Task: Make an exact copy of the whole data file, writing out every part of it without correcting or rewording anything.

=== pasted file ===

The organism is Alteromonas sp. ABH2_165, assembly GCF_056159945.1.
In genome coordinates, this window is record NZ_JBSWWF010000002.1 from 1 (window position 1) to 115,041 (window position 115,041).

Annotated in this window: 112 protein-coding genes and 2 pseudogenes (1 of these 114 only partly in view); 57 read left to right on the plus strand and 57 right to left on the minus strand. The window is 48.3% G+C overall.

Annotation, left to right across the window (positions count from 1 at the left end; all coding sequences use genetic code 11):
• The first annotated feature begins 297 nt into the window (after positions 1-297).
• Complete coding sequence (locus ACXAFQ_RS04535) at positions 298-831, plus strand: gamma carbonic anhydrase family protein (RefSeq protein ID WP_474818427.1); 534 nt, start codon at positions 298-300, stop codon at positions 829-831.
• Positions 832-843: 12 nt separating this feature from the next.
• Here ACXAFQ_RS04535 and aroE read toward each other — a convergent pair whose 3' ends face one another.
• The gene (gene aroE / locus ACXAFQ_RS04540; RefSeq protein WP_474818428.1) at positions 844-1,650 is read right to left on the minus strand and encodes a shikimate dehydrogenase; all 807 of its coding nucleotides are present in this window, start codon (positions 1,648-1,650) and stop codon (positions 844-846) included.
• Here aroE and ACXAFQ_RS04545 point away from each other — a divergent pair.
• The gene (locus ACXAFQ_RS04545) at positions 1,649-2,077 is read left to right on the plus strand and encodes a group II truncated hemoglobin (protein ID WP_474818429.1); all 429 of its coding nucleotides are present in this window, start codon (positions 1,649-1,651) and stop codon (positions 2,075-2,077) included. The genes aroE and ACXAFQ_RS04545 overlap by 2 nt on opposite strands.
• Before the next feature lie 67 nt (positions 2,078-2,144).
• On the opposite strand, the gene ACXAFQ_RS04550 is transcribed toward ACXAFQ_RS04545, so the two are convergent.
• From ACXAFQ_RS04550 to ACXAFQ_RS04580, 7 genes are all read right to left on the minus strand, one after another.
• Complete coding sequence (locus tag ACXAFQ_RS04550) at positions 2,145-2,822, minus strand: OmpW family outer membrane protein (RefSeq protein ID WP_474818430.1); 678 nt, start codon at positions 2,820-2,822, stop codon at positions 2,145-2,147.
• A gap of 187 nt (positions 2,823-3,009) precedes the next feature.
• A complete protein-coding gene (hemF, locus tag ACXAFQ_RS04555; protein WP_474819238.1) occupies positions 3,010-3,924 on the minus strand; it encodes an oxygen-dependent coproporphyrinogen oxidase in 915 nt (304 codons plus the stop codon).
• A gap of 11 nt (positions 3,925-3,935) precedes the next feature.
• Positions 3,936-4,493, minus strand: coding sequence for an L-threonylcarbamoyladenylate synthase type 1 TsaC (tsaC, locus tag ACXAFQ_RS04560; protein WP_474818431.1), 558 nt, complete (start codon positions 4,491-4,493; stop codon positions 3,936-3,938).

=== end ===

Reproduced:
The organism is Alteromonas sp. ABH2_165, assembly GCF_056159945.1.
In genome coordinates, this window is record NZ_JBSWWF010000002.1 from 1 (window position 1) to 115,041 (window position 115,041).

Annotated in this window: 112 protein-coding genes and 2 pseudogenes (1 of these 114 only partly in view); 57 read left to right on the plus strand and 57 right to left on the minus strand. The window is 48.3% G+C overall.

Annotation, left to right across the window (positions count from 1 at the left end; all coding sequences use genetic code 11):
• The first annotated feature begins 297 nt into the window (after positions 1-297).
• Complete coding sequence (locus ACXAFQ_RS04535) at positions 298-831, plus strand: gamma carbonic anhydrase family protein (RefSeq protein ID WP_474818427.1); 534 nt, start codon at positions 298-300, stop codon at positions 829-831.
• Positions 832-843: 12 nt separating this feature from the next.
• Here ACXAFQ_RS04535 and aroE read toward each other — a convergent pair whose 3' ends face one another.
• The gene (gene aroE / locus ACXAFQ_RS04540; RefSeq protein WP_474818428.1) at positions 844-1,650 is read right to left on the minus strand and encodes a shikimate dehydrogenase; all 807 of its coding nucleotides are present in this window, start codon (positions 1,648-1,650) and stop codon (positions 844-846) included.
• Here aroE and ACXAFQ_RS04545 point away from each other — a divergent pair.
• The gene (locus ACXAFQ_RS04545) at positions 1,649-2,077 is read left to right on the plus strand and encodes a group II truncated hemoglobin (protein ID WP_474818429.1); all 429 of its coding nucleotides are present in this window, start codon (positions 1,649-1,651) and stop codon (positions 2,075-2,077) included. The genes aroE and ACXAFQ_RS04545 overlap by 2 nt on opposite strands.
• Before the next feature lie 67 nt (positions 2,078-2,144).
• On the opposite strand, the gene ACXAFQ_RS04550 is transcribed toward ACXAFQ_RS04545, so the two are convergent.
• From ACXAFQ_RS04550 to ACXAFQ_RS04580, 7 genes are all read right to left on the minus strand, one after another.
• Complete coding sequence (locus tag ACXAFQ_RS04550) at positions 2,145-2,822, minus strand: OmpW family outer membrane protein (RefSeq protein ID WP_474818430.1); 678 nt, start codon at positions 2,820-2,822, stop codon at positions 2,145-2,147.
• A gap of 187 nt (positions 2,823-3,009) precedes the next feature.
• A complete protein-coding gene (hemF, locus tag ACXAFQ_RS04555; protein WP_474819238.1) occupies positions 3,010-3,924 on the minus strand; it encodes an oxygen-dependent coproporphyrinogen oxidase in 915 nt (304 codons plus the stop codon).
• A gap of 11 nt (positions 3,925-3,935) precedes the next feature.
• Positions 3,936-4,493, minus strand: coding sequence for an L-threonylcarbamoyladenylate synthase type 1 TsaC (tsaC, locus tag ACXAFQ_RS04560; protein WP_474818431.1), 558 nt, complete (start codon positions 4,491-4,493; stop codon positions 3,936-3,938).